Jeremy Côté


When I sit down to take a final exam, I don’t think about how to make my answer as perfect as it could be. I don’t waste time making it as clear and concise as possible. After all, that’s not the goal I have when I write my exam. Instead, I’m looking to answer all the questions as best I can in the allotted time. If I finish early, then I’ll go back and look to make things nicer. The first priority is always getting to the answer, though.

I think this mindset can be defended, since a final exam requires a lot of effort all bunched up into a short amount of time. You’re not necessarily rushed for the entire duration, but you do have to remain focused. Therefore, I try to just get to the answers as quickly as possible.

This implies that I’m not thinking about my answers or the content of the questions too much. That’s fair. In other words, I’ve found that final exams tend to be a process of giving the teacher what they’re looking for. By the time you sit down for the final exam, you should have a rough idea of what kind of questions will be asked. In my experience, I often go on autopilot during final exams, since I recognize the patterns needed to solve problems.

If you’re someone that values deep learning over grades and memorization, you’re probably cringing from the previous sentence. Honestly, I do too. I wish I didn’t have to do that, but it’s the way one gets through exams. When you have three hours to answer a bunch of questions and you don’t have a lot of time to reflect on each one, there’s not much else you can do. I think it’s unfortunate, but I also won’t punish myself for having these standards. Instead, I make sure that I only employ this kind of work in exams.

Of course, regurgitating information is something that can happen all the time during the process of learning. I find myself thinking about this when using certain terminology in my classes. If I don’t have a clear conception of what these terms mean, I can get stuck with saying them because I know they mean something, yet I can’t explain them.

It’s so easy to get caught up in the terminology of a concept. Furthermore, it’s easy to let yourself just regurgitate information throughout your whole education, giving the teacher what they want to hear. The result is good grades, but another byproduct is little “real” learning. When all you do is mirror what the teacher says, how much do you really understand?

Think about your own education. Do you just focus on parroting back the information that was given to you? If so, perhaps it’s worth reflecting on what you’re getting out of your education. I don’t deny that it can be useful to employ this strategy in certain situations (such as exams where you need to answer a bunch of questions quickly), but please don’t let it take over your education. Frankly, it’s the lazy way out. While you may benefit in the short term, the long term rewards won’t be as great.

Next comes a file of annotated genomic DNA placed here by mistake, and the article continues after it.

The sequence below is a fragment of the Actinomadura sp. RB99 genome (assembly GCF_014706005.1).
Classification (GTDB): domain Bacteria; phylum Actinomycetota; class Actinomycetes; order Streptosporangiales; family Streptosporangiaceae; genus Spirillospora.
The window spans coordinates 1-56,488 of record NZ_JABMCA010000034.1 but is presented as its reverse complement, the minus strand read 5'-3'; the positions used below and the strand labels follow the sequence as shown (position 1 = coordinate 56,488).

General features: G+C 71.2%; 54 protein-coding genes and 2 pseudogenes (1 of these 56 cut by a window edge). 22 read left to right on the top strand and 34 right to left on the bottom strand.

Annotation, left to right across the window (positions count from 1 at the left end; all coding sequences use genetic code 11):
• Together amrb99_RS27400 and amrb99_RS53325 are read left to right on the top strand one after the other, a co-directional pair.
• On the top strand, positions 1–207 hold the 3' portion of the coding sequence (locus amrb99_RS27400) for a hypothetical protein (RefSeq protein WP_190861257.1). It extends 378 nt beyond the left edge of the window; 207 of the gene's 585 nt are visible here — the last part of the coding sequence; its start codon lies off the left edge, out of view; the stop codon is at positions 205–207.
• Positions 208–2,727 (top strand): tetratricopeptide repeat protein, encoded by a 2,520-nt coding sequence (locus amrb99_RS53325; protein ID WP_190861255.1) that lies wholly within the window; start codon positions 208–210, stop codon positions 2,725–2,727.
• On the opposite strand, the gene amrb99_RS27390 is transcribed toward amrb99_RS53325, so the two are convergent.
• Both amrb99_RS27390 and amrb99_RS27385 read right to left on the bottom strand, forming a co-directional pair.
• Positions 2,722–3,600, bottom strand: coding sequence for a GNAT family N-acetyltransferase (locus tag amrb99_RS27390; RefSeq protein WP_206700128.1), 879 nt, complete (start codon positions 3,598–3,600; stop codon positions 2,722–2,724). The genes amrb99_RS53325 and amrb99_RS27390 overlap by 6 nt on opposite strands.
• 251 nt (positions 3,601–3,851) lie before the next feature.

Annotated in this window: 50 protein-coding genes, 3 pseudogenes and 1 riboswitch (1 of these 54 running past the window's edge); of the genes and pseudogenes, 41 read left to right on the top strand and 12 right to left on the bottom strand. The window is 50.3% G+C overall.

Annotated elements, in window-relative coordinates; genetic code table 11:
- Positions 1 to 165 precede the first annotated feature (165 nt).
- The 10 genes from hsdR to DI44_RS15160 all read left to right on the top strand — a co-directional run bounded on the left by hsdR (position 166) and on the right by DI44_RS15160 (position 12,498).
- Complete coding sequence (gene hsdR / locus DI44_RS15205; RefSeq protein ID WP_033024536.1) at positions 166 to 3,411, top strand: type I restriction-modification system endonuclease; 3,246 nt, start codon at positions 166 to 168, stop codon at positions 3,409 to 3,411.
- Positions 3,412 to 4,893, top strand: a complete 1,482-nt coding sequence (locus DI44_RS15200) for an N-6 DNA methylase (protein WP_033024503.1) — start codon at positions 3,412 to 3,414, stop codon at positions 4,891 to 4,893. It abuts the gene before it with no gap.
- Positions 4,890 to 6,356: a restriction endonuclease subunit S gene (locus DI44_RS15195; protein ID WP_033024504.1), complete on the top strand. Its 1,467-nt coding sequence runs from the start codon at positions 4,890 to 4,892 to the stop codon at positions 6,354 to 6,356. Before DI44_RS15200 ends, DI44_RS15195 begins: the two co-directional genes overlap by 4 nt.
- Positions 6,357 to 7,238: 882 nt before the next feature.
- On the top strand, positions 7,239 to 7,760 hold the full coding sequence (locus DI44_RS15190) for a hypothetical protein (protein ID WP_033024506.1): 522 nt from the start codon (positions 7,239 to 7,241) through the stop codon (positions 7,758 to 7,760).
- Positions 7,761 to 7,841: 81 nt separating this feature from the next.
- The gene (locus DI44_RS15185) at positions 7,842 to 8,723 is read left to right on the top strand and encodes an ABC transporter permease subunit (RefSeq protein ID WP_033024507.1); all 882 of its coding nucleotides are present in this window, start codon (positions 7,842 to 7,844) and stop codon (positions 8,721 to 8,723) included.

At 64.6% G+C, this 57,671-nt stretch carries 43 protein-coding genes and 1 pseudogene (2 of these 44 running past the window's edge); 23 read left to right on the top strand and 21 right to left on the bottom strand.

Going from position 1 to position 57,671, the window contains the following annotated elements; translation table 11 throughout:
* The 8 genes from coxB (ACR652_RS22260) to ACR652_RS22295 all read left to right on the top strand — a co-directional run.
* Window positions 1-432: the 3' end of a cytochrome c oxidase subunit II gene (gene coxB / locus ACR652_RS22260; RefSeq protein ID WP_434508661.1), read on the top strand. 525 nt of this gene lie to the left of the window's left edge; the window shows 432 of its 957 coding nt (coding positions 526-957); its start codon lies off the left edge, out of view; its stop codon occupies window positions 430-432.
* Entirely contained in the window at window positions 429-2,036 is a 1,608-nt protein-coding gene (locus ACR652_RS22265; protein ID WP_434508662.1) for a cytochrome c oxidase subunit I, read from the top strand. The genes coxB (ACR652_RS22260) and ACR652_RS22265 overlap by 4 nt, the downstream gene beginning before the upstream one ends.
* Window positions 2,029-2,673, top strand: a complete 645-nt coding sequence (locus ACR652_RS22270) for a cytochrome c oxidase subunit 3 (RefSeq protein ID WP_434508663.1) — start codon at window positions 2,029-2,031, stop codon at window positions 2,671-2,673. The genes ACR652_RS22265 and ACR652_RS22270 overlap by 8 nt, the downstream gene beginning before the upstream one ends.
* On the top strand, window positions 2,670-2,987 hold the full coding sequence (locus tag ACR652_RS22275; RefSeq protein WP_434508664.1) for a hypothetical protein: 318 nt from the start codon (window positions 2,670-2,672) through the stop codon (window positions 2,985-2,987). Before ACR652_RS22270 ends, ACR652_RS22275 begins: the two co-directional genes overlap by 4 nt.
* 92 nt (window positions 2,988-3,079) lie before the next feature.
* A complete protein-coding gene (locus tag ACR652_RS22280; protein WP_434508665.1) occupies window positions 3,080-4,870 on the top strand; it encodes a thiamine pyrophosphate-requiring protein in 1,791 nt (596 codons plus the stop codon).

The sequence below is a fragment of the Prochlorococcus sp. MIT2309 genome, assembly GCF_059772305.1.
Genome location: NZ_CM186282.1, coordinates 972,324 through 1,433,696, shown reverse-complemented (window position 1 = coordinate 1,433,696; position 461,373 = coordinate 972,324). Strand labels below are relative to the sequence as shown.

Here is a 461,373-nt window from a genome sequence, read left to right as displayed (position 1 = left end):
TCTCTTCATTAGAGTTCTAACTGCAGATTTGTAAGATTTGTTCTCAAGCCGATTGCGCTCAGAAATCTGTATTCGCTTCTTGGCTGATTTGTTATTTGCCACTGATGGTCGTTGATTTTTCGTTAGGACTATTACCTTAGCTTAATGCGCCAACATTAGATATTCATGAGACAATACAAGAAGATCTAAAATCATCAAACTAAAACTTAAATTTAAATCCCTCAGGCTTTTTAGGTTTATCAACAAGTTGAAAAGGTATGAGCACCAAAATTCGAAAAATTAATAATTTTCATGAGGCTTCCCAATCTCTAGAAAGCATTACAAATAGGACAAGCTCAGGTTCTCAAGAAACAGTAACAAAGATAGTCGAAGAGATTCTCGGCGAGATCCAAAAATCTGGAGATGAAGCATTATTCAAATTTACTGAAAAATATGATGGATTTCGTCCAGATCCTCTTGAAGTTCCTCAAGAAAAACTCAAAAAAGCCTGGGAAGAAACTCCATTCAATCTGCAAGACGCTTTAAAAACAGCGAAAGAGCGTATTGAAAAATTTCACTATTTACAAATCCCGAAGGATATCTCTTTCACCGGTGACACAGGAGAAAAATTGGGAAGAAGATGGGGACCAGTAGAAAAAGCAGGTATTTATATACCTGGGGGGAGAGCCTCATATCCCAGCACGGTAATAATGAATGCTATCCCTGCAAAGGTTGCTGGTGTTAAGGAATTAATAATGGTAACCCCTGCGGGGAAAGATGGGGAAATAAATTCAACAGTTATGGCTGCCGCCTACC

For myself, I keep this in mind with every assignment I do. I make sure to give my best effort on each one. Not because the assignments are worth a lot (they aren’t), but because they are where I get to really understand the concepts in a class. In order to let myself go on autopilot for a final exam, I make sure to spend a lot of time thinking about the assignments. This way, I get the results I want from my classes, while avoiding the temptation of regurgitating information without thinking about it further.

I know it’s difficult to apply yourself to every class as a student. Often, we have to juggle multiple classes, the associated homework, sometimes a job, and hopefully find some free time within that. As such, the temptation to regurgitate is high. For example, I know many students do their homework with a copy of the solutions beside them. While I think there’s a time and place for such resources, it isn’t during the time you do your homework. It’s just too easy to start looking at the solutions and filling in the blanks. This is another example of regurgitation, since you only care about finishing the assignment. If you get through a whole assignment without pausing to think at least once, I don’t think you’ve considered the nuances of the concepts as much as you could have.

The lesson here is simple: regurgitation is efficient, but it comes at a cost. There are benefits to being stuck on a question in an assignment. For one thing, you remember the experience more, which means you’re unlikely to be stuck in the same position again. Furthermore, you teach yourself that a bit of confusion isn’t detrimental to your problem-solving skills. You can work through them, and doing so gives you confidence for later on. If I immediately flipped to the back of the book each time I had difficulty, I might finish assignments quick, but I wouldn’t be able to do them on my own. Moreover, I wouldn’t build the habit of figuring out where I went wrong and how I can fix it. I think the latter is much more important than we give it credit for.

The result of regurgitation is a lot of short term gains, but few longer lasting ones.

And aren’t long term gains what we’re looking for in an education, in the end?